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Novel surface actively controls fluids, particles

Posted: 05 Aug 2014     Print Version  Bookmark and Share

Keywords:MIT  surface  microfluidic  ferrofluid  magnetic field 

A team of researchers from MIT and in Saudi Arabia has come up with a way to make surfaces that can actively control how fluids or particles move across them. According to them, the discovery might enable novel kinds of biomedical or microfluidic devices, or solar panels that could automatically clean themselves of dust and grit.

"Most surfaces are passive," said Kripa Varanasi, an associate professor of mechanical engineering at MIT, and senior author of the paper. "They rely on gravity, or other forces, to move fluids or particles."

Varanasi's team decided to use external fields, such as magnetic fields, to make surfaces active, exerting precise control over the behaviour of particles or droplets moving over them.

The system makes use of a microtextured surface, with bumps or ridges just a few micrometres across, which is then impregnated with a fluid that can be manipulated, for example, an oil infused with tiny magnetic particles, or ferrofluid, which can be pushed and pulled by applying a magnetic field to the surface. When droplets of water or tiny particles are placed on the surface, a thin coating of the fluid covers them, forming a magnetic cloak.

Thin cloak of ferrofluid

When exposed to a magnetic field (magnet is seen at far right), the droplet is pulled toward the magnet by its thin cloak of ferrofluid, even though the droplet itself is not magnetic.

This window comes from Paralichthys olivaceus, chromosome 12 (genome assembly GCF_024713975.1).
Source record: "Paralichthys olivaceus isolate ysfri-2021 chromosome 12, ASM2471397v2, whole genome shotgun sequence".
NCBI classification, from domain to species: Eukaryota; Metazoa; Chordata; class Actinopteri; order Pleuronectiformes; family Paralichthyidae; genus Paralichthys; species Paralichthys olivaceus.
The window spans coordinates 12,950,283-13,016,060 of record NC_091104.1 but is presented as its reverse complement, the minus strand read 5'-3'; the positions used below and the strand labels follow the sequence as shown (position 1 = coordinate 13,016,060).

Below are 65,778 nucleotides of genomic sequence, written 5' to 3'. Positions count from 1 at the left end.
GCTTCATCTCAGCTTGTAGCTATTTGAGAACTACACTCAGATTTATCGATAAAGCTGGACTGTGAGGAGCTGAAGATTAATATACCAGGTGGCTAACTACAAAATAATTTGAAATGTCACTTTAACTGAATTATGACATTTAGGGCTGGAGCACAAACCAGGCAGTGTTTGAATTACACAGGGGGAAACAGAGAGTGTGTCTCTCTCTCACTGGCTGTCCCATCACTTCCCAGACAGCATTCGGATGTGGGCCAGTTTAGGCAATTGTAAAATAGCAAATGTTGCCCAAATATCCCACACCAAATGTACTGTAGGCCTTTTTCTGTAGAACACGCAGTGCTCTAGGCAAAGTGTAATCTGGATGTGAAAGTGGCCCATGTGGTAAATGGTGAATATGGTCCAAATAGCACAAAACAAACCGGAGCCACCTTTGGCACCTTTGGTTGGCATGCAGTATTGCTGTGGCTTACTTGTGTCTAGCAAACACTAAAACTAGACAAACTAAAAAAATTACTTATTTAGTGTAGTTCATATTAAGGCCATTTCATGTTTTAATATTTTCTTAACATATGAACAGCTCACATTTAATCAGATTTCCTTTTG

The thin magnetised cloak can then actually pull the droplet or particle along as the layer itself is drawn magnetically across the surface. Tiny ferromagnetic particles, about 10nm in diameter, in the ferrofluid could allow precision control when it's needed, such as in a microfluidic device used to test biological or chemical samples by mixing them with a variety of reagents. Unlike the fixed channels of conventional microfluidics, such surfaces could have "virtual" channels that could be reconfigured at will.

While other researchers have developed systems that use magnetism to move particles or fluids, these require the material being moved to be magnetic, and very strong magnetic fields to move them around. The system, which produces a superslippery surface that lets fluids and particles slide around with virtually no friction, needs much less force to move these materials. "This allows us to attain high velocities with small applied forces," noted MIT graduate student Karim Khalil, the paper's lead author.

Water droplet sitting on a ferrofluid-impregnated surface

Photo shows a water droplet sitting on a ferrofluid-impregnated surface, which has cloaked the droplet with a very thin layer.

The approach, he added, could be useful for a range of applications: For example, solar panels and the mirrors used in solar-concentrating systems can quickly lose a significant per centage of their efficiency when dust, moisture, or other materials accumulate on their surfaces. But if coated with such an active surface material, a brief magnetic pulse could be used to sweep the material away.

"Fouling is a big problem on such mirrors," Varanasi stated. "The data shows a loss of almost one per cent of efficiency per week."

But at present, even in desert locations, the only way to counter this fouling is to hose the arrays down, a labour- and water-intensive method. The approach, the researchers said, could lead to systems that make the cleaning process automatic and water-free.

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